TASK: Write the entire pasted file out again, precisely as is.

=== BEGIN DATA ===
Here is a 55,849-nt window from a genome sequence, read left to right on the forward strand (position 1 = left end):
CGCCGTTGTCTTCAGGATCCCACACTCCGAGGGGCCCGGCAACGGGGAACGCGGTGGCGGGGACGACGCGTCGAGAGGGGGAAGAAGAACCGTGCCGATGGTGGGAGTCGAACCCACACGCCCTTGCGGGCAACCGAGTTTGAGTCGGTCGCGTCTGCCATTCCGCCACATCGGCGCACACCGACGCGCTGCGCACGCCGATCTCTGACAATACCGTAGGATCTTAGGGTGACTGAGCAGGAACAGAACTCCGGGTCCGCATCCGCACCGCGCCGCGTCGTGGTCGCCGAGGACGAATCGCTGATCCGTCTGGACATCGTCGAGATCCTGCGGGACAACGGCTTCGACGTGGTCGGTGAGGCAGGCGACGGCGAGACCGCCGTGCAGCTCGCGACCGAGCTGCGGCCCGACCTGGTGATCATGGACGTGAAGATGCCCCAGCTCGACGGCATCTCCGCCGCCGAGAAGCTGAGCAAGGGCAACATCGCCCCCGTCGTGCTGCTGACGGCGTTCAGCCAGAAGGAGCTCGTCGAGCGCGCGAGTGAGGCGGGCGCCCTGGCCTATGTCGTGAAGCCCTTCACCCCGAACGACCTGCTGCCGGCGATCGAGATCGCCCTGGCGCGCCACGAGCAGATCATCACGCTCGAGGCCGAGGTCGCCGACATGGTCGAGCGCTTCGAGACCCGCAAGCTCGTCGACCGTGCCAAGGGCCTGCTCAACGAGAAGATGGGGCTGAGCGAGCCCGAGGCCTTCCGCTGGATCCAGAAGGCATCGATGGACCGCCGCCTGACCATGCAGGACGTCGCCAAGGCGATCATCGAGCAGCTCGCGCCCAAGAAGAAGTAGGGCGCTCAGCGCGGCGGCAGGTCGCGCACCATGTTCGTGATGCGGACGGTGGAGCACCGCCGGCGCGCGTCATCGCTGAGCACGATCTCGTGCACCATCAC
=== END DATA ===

Here is a 55,849-nt window from a genome sequence, read left to right on the forward strand (position 1 = left end):
CGCCGTTGTCTTCAGGATCCCACACTCCGAGGGGCCCGGCAACGGGGAACGCGGTGGCGGGGACGACGCGTCGAGAGGGGGAAGAAGAACCGTGCCGATGGTGGGAGTCGAACCCACACGCCCTTGCGGGCAACCGAGTTTGAGTCGGTCGCGTCTGCCATTCCGCCACATCGGCGCACACCGACGCGCTGCGCACGCCGATCTCTGACAATACCGTAGGATCTTAGGGTGACTGAGCAGGAACAGAACTCCGGGTCCGCATCCGCACCGCGCCGCGTCGTGGTCGCCGAGGACGAATCGCTGATCCGTCTGGACATCGTCGAGATCCTGCGGGACAACGGCTTCGACGTGGTCGGTGAGGCAGGCGACGGCGAGACCGCCGTGCAGCTCGCGACCGAGCTGCGGCCCGACCTGGTGATCATGGACGTGAAGATGCCCCAGCTCGACGGCATCTCCGCCGCCGAGAAGCTGAGCAAGGGCAACATCGCCCCCGTCGTGCTGCTGACGGCGTTCAGCCAGAAGGAGCTCGTCGAGCGCGCGAGTGAGGCGGGCGCCCTGGCCTATGTCGTGAAGCCCTTCACCCCGAACGACCTGCTGCCGGCGATCGAGATCGCCCTGGCGCGCCACGAGCAGATCATCACGCTCGAGGCCGAGGTCGCCGACATGGTCGAGCGCTTCGAGACCCGCAAGCTCGTCGACCGTGCCAAGGGCCTGCTCAACGAGAAGATGGGGCTGAGCGAGCCCGAGGCCTTCCGCTGGATCCAGAAGGCATCGATGGACCGCCGCCTGACCATGCAGGACGTCGCCAAGGCGATCATCGAGCAGCTCGCGCCCAAGAAGAAGTAGGGCGCTCAGCGCGGCGGCAGGTCGCGCACCATGTTCGTGATGCGGACGGTGGAGCACCGCCGGCGCGCGTCATCGCTGAGCACGATCTCGTGCACCATCAC